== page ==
CANADIAN RAILWAY OFFICE OF ARBITRATION
CASE NO. 1531
Heard at Montreal, Wednesday, June 11, 1986
CANADIAN NATIONAL RAILWAY COMPANY
UNITED TRANSPORTATION UNION
Appeal of discipline assessed the record of Yard Foreman J. D. Cornelius, Hamilton, Ontario, effective March 13, 1985, and his consequent discharge due to the accumulation of demerit marks in excess of sixty.
JOINT STATEMENT OF ISSUE:
On March 13, 1985, Mr. Cornelius worked as Yard Foreman on the 2230 Oakville Yard Assignment. During this tour of duty, Mr. Cornelius' assignment was involved in a side collision.
Following investigation, Mr. Cornelius' record was assessed 20 demerit marks for:
Failure to comply with the requirements of UCOR 112, paragraph 1, resulting in side collision and damage to cars TTBX 962173 and TTKX 907946, while employed as Yard Foreman on 2230 CN Yard Assignment, Oakville Yard, 13 March 1985.
As a result, Mr. Cornelius was discharged, effective April 9, 1985, for accumulation of demerit marks.
The Union appealed the assessment of 20 demerit marks and the resultant discharge on the grounds that it was too severe.
The Company declined the appeal.
FOR THE UNION: FOR THE COMPANY:
(SGD.) CLAUDE CLEMENT (SGD.) M. DELGRECO
FOR: General Chairman FOR: Assistant Vice-President Labour Relations
There appeared on behalf of the Company:
J. B. Bart – System Labour Relations Officer, Montreal
D. W. Coughlin – Manager Labour Relations, Montreal
M. C. Darby – Coordinator Transportation, Montreal
J. D. Roberts – Trainmaster, Toronto
And on behalf of the Union:
W. G. Scarrow – General Chairman, Sarnia
R. Arnott – Local Chairman, Hamilton
AWARD OF THE ARBITRATOR
The grievor was assessed 20 demerit marks for violation of the requirements of UCOR 112, paragraph 1 when he failed to secure a tri-level rail car with a handbrake while working in the capacity of yard foreman.
At the time of the incident the grievor had accumulated fifty demerit marks that involved incidents of misconduct relating to like violations of the UCOR rules.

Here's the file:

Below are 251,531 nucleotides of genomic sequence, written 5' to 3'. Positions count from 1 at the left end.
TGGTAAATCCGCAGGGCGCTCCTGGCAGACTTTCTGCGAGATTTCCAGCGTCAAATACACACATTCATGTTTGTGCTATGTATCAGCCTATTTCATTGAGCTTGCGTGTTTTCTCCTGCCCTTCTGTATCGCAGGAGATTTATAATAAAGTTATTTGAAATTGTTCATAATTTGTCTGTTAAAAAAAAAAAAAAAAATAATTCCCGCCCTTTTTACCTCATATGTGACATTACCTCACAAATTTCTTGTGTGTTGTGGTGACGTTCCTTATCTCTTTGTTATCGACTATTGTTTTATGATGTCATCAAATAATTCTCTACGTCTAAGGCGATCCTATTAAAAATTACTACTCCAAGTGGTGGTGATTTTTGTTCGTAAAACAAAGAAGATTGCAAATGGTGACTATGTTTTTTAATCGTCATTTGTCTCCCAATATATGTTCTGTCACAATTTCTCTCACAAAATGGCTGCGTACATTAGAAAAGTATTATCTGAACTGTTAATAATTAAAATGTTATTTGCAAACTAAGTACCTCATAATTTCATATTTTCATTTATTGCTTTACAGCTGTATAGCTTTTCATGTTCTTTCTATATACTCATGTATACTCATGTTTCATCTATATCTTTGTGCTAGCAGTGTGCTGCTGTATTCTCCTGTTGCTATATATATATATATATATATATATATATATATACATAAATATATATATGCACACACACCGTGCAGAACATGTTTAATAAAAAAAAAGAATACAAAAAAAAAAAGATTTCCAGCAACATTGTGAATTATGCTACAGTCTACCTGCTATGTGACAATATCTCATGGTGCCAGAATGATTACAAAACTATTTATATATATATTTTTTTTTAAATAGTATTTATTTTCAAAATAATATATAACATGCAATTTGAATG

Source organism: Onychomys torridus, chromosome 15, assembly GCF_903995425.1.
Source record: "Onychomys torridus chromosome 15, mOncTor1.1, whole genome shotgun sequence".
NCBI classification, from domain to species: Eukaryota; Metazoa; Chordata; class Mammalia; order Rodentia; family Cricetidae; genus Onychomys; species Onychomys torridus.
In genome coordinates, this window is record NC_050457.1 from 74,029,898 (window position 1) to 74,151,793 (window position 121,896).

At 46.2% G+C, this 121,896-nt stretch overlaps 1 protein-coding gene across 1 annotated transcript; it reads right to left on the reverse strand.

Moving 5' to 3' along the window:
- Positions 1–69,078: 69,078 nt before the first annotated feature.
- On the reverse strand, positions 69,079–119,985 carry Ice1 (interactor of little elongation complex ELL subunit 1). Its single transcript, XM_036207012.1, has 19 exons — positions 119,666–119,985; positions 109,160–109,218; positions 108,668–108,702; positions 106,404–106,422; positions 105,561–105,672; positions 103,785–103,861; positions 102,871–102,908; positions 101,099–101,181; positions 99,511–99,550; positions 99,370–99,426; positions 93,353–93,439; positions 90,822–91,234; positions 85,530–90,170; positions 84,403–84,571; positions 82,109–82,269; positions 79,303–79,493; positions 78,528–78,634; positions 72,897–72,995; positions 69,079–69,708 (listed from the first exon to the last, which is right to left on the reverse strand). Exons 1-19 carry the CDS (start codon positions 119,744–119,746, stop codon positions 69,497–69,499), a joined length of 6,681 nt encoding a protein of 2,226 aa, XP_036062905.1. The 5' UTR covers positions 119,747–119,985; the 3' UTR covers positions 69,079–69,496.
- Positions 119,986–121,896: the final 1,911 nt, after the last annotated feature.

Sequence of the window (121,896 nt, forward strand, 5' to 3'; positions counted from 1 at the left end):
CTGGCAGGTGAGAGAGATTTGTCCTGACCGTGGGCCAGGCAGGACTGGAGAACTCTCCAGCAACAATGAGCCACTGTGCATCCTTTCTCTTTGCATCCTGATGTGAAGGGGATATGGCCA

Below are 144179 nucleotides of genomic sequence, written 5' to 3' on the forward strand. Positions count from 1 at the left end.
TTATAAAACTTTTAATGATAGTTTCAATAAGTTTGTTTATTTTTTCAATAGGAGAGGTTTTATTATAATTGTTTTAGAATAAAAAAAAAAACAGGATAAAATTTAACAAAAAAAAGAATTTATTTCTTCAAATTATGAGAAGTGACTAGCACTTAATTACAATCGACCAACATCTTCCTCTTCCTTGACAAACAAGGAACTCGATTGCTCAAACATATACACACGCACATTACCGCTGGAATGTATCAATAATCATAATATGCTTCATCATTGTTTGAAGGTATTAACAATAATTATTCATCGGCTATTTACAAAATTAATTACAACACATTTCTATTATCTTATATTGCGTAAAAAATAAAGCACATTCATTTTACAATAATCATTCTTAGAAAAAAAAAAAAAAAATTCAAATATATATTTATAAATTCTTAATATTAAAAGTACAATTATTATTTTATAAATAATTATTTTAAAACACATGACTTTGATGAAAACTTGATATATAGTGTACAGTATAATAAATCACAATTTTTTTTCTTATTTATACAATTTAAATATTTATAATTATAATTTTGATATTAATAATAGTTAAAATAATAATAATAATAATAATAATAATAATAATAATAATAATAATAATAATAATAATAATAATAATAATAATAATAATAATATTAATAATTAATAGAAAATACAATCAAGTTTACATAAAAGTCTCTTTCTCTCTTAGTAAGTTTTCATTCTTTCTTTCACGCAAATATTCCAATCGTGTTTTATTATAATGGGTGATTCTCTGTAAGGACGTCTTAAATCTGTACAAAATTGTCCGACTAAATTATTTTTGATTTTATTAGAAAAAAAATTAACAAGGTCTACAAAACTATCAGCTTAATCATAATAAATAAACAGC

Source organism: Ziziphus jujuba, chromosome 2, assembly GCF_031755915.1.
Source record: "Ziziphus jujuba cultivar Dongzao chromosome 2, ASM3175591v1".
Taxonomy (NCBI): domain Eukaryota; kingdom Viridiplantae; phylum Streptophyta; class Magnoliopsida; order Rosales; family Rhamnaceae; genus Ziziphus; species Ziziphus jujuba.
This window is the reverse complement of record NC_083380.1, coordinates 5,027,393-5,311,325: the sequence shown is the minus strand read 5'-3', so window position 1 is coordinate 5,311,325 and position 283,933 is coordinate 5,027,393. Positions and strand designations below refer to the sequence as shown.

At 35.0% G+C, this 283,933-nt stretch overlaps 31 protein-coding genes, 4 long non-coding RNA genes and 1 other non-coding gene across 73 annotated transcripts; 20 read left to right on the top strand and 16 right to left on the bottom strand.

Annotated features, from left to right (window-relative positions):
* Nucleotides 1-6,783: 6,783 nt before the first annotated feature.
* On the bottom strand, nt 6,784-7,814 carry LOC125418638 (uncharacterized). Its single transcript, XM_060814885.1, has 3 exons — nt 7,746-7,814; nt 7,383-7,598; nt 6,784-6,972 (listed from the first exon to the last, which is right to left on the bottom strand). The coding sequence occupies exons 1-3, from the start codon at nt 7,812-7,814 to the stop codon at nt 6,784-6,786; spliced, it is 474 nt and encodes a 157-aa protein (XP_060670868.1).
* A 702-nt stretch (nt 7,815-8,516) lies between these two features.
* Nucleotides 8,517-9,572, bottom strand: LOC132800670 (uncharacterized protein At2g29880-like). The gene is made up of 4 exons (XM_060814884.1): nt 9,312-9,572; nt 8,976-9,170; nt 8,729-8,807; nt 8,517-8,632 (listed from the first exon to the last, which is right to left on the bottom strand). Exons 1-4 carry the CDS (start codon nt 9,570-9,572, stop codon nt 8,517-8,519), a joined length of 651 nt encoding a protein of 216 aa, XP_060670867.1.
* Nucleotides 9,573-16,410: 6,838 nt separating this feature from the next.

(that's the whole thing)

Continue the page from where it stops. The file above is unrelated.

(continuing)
To clear up one contentious point raised in the Trade Union's brief, I am of the view that article 4(a)(i) of Addendum 41 enables the Company to consider incidents of misconduct up to 5 years prior to the culminating incident in its assessing of discipline. Accordingly, even if, through operation of the Brown's System, demerit marks have been removed from the grievor's record of previous incidents of misconduct, article 4(a)(i) still directs their viability until the 5 year time limit has expired. Article 4(a)(i) reads as follows:
(i) in determining corrective action only the employee's discipline record of the last five years prior to the incident under investigation will be considered.
The Trade Union has not contested the grievor's violation of the UCOR rule as alleged.
The Trade Union insisted, however, that the grievor was never properly trained as a yard foreman. As such, he lacked the competence to fulfill all the duties of that position. This shortcoming resulted in the rash of UCOR violations that permeated his mediocre personal record.
It was therefore suggested that demoting the grievor to the restricted duties of a yard helper would be a more appropriate disciplinary penalty that was assessed him arising out of the imposition of 20 demerit marks for the culminating incident.
The fallacy in the Trade Union's position, of course, is that the vast majority of the grievor's past infractions of the UCOR rules occurred while he was a yard helper. The truth of the matter is the grievor's previous infractions were caused by his own carelessness. And whether he is employed as a yard foreman and/or a yard helper his past record demonstrates a pattern of carelessness that makes future misconduct of a similar nature highly likely.
For that reason I cannot hold the Company's response to the grievor's latest infraction of the UCOR rules was not appropriate. The grievor has shown himself to be an unreliable employee who merited the penalty of discharge.
For all the foregoing reasons the grievance is denied.
(signed) DAVID H. KATES